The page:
There is no concern with the difference and diversity. Besides, many times people are not even mentioned in the books, as if the Amazon were only a green hell, empty and ready to be occupied by colonizers, as Mary Louis Pratt argues in her work Imperial Eyes. Taking a work published in the last decade of the twentieth century one realizes that the same theme is repeated. George Monbiot, for example, in his Amazon Watershed (1991), when referring to Porto Velho and the cities in the Amazon states: “Porto Velho, like any large city in the Amazon, is ugly and brazen.” There are several examples which could be quoted here, but we would like to present an author who does not follow this model of discourse.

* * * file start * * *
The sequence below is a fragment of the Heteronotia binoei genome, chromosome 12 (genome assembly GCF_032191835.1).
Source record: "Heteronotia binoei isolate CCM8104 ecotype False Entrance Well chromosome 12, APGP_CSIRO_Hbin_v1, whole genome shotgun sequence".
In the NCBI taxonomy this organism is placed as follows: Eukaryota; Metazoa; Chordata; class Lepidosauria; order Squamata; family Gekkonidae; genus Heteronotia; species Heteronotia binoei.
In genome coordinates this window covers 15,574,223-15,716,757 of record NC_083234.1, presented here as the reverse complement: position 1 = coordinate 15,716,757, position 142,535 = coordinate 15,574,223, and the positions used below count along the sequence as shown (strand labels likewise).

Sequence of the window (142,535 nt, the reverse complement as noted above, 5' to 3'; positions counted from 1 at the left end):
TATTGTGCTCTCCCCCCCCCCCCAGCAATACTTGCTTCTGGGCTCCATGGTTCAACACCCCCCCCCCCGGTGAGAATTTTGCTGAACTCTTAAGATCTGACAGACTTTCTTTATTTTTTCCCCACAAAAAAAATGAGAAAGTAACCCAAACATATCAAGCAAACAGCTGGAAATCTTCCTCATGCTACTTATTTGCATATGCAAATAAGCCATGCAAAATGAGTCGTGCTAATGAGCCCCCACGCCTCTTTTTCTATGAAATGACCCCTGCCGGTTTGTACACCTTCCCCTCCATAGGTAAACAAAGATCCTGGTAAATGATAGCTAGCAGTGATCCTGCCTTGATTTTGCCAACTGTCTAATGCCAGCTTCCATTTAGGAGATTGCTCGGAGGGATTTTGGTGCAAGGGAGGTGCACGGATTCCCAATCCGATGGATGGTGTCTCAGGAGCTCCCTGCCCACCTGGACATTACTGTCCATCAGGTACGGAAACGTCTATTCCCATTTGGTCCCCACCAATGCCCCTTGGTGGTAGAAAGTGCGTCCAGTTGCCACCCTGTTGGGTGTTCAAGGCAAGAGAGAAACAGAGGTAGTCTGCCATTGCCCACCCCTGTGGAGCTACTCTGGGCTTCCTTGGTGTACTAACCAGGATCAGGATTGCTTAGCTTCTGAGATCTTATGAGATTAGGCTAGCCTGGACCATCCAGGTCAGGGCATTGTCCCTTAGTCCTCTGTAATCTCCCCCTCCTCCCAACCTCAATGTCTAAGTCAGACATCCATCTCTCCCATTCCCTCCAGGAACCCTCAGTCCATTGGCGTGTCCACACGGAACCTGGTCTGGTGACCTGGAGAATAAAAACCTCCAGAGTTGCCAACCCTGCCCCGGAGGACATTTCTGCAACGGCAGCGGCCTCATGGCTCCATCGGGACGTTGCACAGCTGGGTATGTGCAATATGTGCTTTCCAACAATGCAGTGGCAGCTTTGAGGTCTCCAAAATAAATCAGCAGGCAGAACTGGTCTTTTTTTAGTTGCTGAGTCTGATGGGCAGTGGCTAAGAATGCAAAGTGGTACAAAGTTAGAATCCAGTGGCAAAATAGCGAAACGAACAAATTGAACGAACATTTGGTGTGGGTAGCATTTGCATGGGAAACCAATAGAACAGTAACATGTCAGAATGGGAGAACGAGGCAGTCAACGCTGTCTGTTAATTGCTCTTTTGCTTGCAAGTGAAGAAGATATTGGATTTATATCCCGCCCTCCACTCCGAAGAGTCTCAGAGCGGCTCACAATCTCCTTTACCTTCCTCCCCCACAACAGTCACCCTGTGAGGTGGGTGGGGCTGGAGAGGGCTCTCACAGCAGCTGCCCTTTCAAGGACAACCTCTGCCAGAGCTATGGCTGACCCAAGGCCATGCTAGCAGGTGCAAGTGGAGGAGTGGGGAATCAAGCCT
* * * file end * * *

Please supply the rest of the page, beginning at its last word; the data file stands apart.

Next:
Milton Hatoum, a Brazilian writer, born in the Amazon, seems to present a counter-discourse to the foreign travel writers. His Amazon has a very multicultural characteristic as it is populated by several ethnic groups. In fact, Hatoum has a multicultural experience in his own family. Born in the Brazilian Amazon in 1952, the author grew up in the city of Manaus, a city surrounded by green forests, but also the home of diverse ethnic groups, cultures, and social classes that would become part of his works. So far he has written the novels The tree of seventh heaven (1989), The Brothers, (2000), Ashes of the Amazon (2005) and The Orphans of Eldorado (2008), besides several short stories and a critical work. In his article, ‘à Margem da História’ ( At the margin of history), the author informs us that his experience in a multicultural Manaus has helped him to broaden his horizon: “My mother language is Portuguese, but as I have lived with people of the Middle East and Jews of the Northern Africa, I could assimilate a little of other culture and religion.” He also says that he grew together with the indigenous culture as indigenous people frequented his house.